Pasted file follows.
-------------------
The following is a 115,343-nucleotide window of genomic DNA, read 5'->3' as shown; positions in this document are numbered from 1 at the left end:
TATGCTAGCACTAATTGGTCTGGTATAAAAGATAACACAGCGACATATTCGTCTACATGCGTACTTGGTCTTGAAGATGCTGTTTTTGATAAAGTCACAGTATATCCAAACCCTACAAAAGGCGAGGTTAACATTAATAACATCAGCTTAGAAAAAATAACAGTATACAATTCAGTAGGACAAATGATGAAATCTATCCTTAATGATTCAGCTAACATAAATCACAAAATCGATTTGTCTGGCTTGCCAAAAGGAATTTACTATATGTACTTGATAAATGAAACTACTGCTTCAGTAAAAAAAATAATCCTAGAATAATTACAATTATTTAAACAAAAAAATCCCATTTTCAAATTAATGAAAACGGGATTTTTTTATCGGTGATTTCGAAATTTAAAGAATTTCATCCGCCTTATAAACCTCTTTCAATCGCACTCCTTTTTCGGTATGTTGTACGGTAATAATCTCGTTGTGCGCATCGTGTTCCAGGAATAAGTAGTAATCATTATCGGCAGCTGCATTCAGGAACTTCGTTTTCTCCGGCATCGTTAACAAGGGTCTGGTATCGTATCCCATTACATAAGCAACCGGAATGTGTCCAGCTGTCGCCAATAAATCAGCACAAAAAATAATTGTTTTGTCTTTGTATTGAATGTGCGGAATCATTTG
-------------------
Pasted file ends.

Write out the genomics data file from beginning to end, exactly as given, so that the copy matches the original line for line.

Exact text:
The following is a 115,343-nucleotide window of genomic DNA, read 5'->3' as shown; positions in this document are numbered from 1 at the left end:
TATGCTAGCACTAATTGGTCTGGTATAAAAGATAACACAGCGACATATTCGTCTACATGCGTACTTGGTCTTGAAGATGCTGTTTTTGATAAAGTCACAGTATATCCAAACCCTACAAAAGGCGAGGTTAACATTAATAACATCAGCTTAGAAAAAATAACAGTATACAATTCAGTAGGACAAATGATGAAATCTATCCTTAATGATTCAGCTAACATAAATCACAAAATCGATTTGTCTGGCTTGCCAAAAGGAATTTACTATATGTACTTGATAAATGAAACTACTGCTTCAGTAAAAAAAATAATCCTAGAATAATTACAATTATTTAAACAAAAAAATCCCATTTTCAAATTAATGAAAACGGGATTTTTTTATCGGTGATTTCGAAATTTAAAGAATTTCATCCGCCTTATAAACCTCTTTCAATCGCACTCCTTTTTCGGTATGTTGTACGGTAATAATCTCGTTGTGCGCATCGTGTTCCAGGAATAAGTAGTAATCATTATCGGCAGCTGCATTCAGGAACTTCGTTTTCTCCGGCATCGTTAACAAGGGTCTGGTATCGTATCCCATTACATAAGCAACCGGAATGTGTCCAGCTGTCGCCAATAAATCAGCACAAAAAATAATTGTTTTGTCTTTGTATTGAATGTGCGGAATCATTTG